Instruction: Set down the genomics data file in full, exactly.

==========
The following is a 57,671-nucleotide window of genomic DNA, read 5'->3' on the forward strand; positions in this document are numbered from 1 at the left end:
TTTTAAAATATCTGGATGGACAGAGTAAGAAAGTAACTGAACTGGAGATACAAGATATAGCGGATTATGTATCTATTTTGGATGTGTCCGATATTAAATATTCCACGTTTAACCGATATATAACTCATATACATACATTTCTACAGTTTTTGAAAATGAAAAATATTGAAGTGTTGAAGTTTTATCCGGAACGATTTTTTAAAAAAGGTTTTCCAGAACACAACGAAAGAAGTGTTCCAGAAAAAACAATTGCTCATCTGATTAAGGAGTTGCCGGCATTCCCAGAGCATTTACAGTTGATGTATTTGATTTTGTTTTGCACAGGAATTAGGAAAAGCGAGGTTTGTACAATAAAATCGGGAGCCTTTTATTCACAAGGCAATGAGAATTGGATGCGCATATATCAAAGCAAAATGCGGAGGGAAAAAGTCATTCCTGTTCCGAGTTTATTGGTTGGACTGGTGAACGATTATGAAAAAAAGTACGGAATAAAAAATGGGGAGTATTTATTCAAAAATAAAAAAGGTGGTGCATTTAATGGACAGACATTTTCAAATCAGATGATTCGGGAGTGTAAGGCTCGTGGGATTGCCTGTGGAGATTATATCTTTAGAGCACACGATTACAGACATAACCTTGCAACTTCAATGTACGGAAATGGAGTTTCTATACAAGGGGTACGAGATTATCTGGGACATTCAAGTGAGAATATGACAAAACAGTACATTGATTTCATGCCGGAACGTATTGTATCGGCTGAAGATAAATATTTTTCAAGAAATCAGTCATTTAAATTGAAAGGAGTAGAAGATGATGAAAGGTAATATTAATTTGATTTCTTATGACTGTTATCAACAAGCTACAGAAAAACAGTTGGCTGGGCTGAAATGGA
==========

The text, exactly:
The following is a 57,671-nucleotide window of genomic DNA, read 5'->3' on the forward strand; positions in this document are numbered from 1 at the left end:
TTTTAAAATATCTGGATGGACAGAGTAAGAAAGTAACTGAACTGGAGATACAAGATATAGCGGATTATGTATCTATTTTGGATGTGTCCGATATTAAATATTCCACGTTTAACCGATATATAACTCATATACATACATTTCTACAGTTTTTGAAAATGAAAAATATTGAAGTGTTGAAGTTTTATCCGGAACGATTTTTTAAAAAAGGTTTTCCAGAACACAACGAAAGAAGTGTTCCAGAAAAAACAATTGCTCATCTGATTAAGGAGTTGCCGGCATTCCCAGAGCATTTACAGTTGATGTATTTGATTTTGTTTTGCACAGGAATTAGGAAAAGCGAGGTTTGTACAATAAAATCGGGAGCCTTTTATTCACAAGGCAATGAGAATTGGATGCGCATATATCAAAGCAAAATGCGGAGGGAAAAAGTCATTCCTGTTCCGAGTTTATTGGTTGGACTGGTGAACGATTATGAAAAAAAGTACGGAATAAAAAATGGGGAGTATTTATTCAAAAATAAAAAAGGTGGTGCATTTAATGGACAGACATTTTCAAATCAGATGATTCGGGAGTGTAAGGCTCGTGGGATTGCCTGTGGAGATTATATCTTTAGAGCACACGATTACAGACATAACCTTGCAACTTCAATGTACGGAAATGGAGTTTCTATACAAGGGGTACGAGATTATCTGGGACATTCAAGTGAGAATATGACAAAACAGTACATTGATTTCATGCCGGAACGTATTGTATCGGCTGAAGATAAATATTTTTCAAGAAATCAGTCATTTAAATTGAAAGGAGTAGAAGATGATGAAAGGTAATATTAATTTGATTTCTTATGACTGTTATCAACAAGCTACAGAAAAACAGTTGGCTGGGCTGAAATGGA